Nimby was recently given up by his family because, as they told the shelter, they couldn't handle him being different. The Fuzzy Pet Foundation, the rescue organization that took Nimby in, told The Dodo in a press release that Nimby was likely born this way, and has therefore had plenty of time to adapt to his two-legged way of life. Instead of moving around like a typical dog, Nimby channels another animal — a kangaroo.
Early last Friday, three horses were found on a private farm by field service officers with the Humane Society of Washington County (HSWC), a nonprofit organization that contracts with Washington County, Maryland to provide animal control services.
The officers were initially responding to a concerned citizen calling about the welfare of pet pigeons. But protocol demands that the officers investigate the conditions for the other animals on the property, as well.
What they found was this: three horses — two stallions and a miniature — confined to individual stalls.
They were emaciated. They had rotten teeth. Their hooves, which had never been properly cared for, were more than 3 feet long.
And they had been living like this for upwards of 15 years.
A couple strolling down the street in torrential rain suddenly stopped and took off their rain gear.
The couple stood by the dog, getting soaked as they kept the stranded dog dry.
Mickey the cougar could barely walk when rescuers found him.
Mickey had languished for years in a nightmarish backyard zoo in Alabama that was operating without a license — its USDA license was revoked in 2006. It had been discovered that the woman running the zoo, which was also serving as the local dog pound, was feeding domesticated dogs to her exotic cats. Big Cat Rescue was determined to save any animals it could from this horror story.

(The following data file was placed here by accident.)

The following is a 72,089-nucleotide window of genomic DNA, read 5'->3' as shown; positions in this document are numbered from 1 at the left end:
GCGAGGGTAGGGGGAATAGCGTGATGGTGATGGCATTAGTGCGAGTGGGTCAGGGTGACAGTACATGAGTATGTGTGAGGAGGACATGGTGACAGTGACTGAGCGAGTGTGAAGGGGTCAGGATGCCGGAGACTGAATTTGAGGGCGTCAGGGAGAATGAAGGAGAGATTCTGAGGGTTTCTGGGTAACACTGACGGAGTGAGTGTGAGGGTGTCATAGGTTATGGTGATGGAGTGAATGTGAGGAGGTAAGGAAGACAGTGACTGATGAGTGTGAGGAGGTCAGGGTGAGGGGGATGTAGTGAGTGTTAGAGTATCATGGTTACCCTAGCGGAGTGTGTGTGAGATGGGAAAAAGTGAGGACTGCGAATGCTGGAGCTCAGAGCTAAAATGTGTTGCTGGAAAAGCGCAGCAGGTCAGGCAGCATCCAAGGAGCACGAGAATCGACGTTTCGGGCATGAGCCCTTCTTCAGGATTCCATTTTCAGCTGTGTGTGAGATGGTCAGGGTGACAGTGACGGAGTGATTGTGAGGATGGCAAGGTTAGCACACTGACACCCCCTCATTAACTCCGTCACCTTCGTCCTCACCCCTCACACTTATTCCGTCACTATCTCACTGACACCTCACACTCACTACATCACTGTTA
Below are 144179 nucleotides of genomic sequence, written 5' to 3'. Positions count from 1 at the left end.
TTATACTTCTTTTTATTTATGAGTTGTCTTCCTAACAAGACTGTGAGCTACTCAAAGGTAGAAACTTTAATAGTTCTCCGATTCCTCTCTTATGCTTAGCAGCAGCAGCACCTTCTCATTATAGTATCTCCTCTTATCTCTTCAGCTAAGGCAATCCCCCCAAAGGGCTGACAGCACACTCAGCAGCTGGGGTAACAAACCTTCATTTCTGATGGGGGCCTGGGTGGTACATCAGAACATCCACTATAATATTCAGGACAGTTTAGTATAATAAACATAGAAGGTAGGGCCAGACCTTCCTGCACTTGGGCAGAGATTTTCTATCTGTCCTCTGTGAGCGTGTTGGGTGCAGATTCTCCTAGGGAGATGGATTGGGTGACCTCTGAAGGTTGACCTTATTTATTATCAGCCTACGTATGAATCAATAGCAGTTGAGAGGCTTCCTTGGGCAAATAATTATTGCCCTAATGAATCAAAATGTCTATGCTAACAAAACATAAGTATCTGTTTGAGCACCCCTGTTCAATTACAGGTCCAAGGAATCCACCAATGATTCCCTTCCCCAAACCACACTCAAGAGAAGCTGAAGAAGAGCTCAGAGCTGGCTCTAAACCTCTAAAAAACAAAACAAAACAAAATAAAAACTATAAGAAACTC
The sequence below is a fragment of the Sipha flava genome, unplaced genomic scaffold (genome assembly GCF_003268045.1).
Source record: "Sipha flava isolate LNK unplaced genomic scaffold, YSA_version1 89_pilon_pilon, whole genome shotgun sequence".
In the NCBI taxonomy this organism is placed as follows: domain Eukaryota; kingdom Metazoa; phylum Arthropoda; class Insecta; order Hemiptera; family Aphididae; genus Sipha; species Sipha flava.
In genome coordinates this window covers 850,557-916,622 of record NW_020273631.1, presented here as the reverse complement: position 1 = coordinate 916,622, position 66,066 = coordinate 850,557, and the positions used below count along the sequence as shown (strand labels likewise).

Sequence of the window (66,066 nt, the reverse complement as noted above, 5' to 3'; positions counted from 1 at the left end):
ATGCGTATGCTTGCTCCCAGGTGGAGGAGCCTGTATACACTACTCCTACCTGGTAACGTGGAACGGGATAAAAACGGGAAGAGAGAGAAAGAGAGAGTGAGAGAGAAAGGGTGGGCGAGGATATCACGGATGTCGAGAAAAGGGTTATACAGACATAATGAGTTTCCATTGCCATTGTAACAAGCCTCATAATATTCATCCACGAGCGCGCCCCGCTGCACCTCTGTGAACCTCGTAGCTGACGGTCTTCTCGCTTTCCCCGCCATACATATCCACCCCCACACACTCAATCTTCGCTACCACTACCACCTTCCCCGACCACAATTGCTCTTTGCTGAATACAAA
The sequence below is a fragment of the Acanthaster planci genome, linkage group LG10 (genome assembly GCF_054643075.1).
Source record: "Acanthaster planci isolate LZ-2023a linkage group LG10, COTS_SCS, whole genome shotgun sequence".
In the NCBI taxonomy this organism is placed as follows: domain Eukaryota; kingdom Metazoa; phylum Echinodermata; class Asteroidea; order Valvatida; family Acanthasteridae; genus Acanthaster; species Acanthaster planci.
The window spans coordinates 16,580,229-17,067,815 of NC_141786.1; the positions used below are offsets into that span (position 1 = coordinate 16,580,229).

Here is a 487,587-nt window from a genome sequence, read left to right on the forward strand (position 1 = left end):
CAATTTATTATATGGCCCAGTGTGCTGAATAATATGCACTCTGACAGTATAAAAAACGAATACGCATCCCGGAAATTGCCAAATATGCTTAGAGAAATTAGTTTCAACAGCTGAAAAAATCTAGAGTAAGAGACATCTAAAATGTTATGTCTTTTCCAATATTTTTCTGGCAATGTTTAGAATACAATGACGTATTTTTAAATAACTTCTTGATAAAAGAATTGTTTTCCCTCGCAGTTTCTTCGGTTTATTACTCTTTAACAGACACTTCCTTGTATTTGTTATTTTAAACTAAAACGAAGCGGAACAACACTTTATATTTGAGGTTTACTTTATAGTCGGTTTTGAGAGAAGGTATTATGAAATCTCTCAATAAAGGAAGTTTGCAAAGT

In 2014, Big Cat Rescue negotiated with the owner of the captive wild animals, and last August she finally surrendered Mickey to the Tampa-based rescue organization.
When Mickey was finally rescued, he was emaciated, his teeth were rotting and his legs were so debilitated from what specialists believed were torn ACLs that he could barely stand up. After further examinations, veterinarians determined that Mickey's knees were ravaged, with no ligaments or cartilage left at all.
"It had to be incredibly painful," Susan Bass, of Big Cat Rescue, told The Dodo, "but he's such a sweetheart, he never even let on that he was in pain."
And when the zoo was shut down in 1995 because of violations of the Animal Welfare Act, Fifi, Bruno, Pocahontas and Marsha were never allowed to leave their enclosures, not even for humiliating bicycle-riding for small crowds.
The orphaned puppies who show up at the doors of the Rocky Ridge Refuge all find themselves with a gentle, but unlikely, new mom: Cheesecake, a resident capybara, who adopts all the needy litters as they come through.
And she gives them the kind of love only a sweet, gigantic rodent can give.
The refuge, an Arkansas animal rescue, takes in lots of abandoned litters and pregnant dogs, which means there are always new puppies to care for.